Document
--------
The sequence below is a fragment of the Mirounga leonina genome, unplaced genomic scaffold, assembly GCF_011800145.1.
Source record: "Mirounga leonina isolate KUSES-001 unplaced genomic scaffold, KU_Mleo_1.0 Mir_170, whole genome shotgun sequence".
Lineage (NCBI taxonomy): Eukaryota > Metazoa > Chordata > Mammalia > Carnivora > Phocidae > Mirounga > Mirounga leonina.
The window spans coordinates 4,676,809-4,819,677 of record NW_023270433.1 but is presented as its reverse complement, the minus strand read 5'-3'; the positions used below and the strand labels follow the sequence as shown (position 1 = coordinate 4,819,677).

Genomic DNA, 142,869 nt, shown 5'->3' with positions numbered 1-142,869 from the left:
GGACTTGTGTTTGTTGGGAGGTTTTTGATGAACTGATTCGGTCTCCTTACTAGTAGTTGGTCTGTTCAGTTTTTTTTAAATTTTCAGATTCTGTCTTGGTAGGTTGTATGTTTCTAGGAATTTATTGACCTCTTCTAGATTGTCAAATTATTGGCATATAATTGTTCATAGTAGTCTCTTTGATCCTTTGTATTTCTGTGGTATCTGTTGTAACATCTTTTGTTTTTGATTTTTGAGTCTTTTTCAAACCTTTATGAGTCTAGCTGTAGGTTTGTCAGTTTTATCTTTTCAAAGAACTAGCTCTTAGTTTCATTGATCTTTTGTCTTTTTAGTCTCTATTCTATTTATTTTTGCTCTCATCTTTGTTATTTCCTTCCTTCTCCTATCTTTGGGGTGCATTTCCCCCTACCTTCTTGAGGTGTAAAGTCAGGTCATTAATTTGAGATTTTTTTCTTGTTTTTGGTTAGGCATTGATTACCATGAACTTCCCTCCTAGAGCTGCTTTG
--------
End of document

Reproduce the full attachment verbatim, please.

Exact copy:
The sequence below is a fragment of the Mirounga leonina genome, unplaced genomic scaffold, assembly GCF_011800145.1.
Source record: "Mirounga leonina isolate KUSES-001 unplaced genomic scaffold, KU_Mleo_1.0 Mir_170, whole genome shotgun sequence".
Lineage (NCBI taxonomy): Eukaryota > Metazoa > Chordata > Mammalia > Carnivora > Phocidae > Mirounga > Mirounga leonina.
The window spans coordinates 4,676,809-4,819,677 of record NW_023270433.1 but is presented as its reverse complement, the minus strand read 5'-3'; the positions used below and the strand labels follow the sequence as shown (position 1 = coordinate 4,819,677).

Genomic DNA, 142,869 nt, shown 5'->3' with positions numbered 1-142,869 from the left:
GGACTTGTGTTTGTTGGGAGGTTTTTGATGAACTGATTCGGTCTCCTTACTAGTAGTTGGTCTGTTCAGTTTTTTTTAAATTTTCAGATTCTGTCTTGGTAGGTTGTATGTTTCTAGGAATTTATTGACCTCTTCTAGATTGTCAAATTATTGGCATATAATTGTTCATAGTAGTCTCTTTGATCCTTTGTATTTCTGTGGTATCTGTTGTAACATCTTTTGTTTTTGATTTTTGAGTCTTTTTCAAACCTTTATGAGTCTAGCTGTAGGTTTGTCAGTTTTATCTTTTCAAAGAACTAGCTCTTAGTTTCATTGATCTTTTGTCTTTTTAGTCTCTATTCTATTTATTTTTGCTCTCATCTTTGTTATTTCCTTCCTTCTCCTATCTTTGGGGTGCATTTCCCCCTACCTTCTTGAGGTGTAAAGTCAGGTCATTAATTTGAGATTTTTTTCTTGTTTTTGGTTAGGCATTGATTACCATGAACTTCCCTCCTAGAGCTGCTTTG